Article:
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    • It's just a theory, I thought about this might be the case because the Mainland FN (where Ty-lee was born) is largely ethnocentric, almost all having black hair, fair skin, and gold eyes. If Ty-lee is supposedly descended from FN Nobility,  then there is little chance she's part EK.  True there is no accounting for genetics or Artistic license, but still. . . 



      Michi

      A FN Noble

      Azula

      FN Nobles and FN soldiers.






      Ty Lee

      FN Nobility?

      Aang watches the play

      Air Nomad

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    • It's not too late for them to pull a " Ozai is not Zuko's father" kind of thing with Ty Lee. Revealing that she has air nomad genes. But I doubt it.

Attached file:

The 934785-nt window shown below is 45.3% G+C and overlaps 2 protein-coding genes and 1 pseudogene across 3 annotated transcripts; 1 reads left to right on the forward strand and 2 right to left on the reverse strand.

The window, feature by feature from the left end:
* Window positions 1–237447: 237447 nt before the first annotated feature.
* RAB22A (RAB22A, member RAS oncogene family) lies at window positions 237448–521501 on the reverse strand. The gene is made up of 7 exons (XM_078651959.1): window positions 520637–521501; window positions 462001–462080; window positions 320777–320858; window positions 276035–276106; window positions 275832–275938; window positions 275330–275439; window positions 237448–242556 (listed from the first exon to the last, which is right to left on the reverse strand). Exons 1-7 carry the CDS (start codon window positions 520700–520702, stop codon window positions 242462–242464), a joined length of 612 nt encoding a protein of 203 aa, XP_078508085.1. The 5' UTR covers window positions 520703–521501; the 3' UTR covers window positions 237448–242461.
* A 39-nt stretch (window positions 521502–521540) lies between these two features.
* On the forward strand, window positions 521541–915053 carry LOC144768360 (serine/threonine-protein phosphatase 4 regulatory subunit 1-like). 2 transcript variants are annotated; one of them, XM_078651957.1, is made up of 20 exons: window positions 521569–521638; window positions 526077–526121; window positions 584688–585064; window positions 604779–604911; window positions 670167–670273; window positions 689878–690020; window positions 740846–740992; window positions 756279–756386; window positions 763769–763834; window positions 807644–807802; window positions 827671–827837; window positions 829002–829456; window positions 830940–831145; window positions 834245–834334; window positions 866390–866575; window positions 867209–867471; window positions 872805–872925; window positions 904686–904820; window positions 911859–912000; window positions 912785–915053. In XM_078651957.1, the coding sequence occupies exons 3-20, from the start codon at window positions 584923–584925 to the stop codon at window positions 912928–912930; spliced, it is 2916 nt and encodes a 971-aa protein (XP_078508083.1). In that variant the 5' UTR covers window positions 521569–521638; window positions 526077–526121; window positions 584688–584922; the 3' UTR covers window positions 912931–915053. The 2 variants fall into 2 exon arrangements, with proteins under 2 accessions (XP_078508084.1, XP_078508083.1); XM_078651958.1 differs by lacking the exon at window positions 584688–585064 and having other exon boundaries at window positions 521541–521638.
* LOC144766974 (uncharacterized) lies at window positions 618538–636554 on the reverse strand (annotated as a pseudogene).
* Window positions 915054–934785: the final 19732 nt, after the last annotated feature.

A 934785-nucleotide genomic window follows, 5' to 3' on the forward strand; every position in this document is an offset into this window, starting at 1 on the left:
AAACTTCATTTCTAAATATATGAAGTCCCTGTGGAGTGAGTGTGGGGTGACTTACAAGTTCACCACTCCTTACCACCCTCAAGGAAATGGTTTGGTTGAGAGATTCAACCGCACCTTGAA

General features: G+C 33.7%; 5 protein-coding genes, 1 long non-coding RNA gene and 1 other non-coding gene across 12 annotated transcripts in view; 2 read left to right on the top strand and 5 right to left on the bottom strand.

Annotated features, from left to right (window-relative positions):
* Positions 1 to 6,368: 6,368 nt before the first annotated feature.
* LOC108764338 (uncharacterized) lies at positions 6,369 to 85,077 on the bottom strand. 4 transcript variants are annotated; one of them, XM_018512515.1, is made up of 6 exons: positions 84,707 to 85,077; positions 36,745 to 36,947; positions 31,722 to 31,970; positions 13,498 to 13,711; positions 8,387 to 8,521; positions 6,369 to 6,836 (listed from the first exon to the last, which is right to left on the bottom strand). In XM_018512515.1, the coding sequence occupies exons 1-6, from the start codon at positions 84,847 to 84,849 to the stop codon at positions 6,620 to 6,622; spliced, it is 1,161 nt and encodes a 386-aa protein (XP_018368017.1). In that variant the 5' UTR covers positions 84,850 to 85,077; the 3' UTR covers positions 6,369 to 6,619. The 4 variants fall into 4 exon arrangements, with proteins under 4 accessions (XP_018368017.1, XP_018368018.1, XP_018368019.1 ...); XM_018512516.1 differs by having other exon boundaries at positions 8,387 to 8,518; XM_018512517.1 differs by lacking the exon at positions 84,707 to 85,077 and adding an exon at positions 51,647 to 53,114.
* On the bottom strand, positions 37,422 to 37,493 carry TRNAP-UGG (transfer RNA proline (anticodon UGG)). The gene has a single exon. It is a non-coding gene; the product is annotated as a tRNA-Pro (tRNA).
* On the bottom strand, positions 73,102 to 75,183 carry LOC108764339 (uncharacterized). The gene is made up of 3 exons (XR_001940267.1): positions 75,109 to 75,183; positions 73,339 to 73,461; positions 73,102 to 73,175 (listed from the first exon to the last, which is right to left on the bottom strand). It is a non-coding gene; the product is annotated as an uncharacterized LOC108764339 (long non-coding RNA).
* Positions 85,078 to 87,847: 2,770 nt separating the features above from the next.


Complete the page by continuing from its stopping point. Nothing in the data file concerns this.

It does however rise some questions because of her hair and eyes. 

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    • I would think there would be some genetic diversity within the homogenous populations of the three remaining elemental nations. Having everyone look roughly the same would point to a stagnant genetic pool; people like Ty Lee likely just have different local alleles, propably recessive. It does not mean she's from an entirely different nation, she probably just got the double recessive corner on a couple of Punnett squares.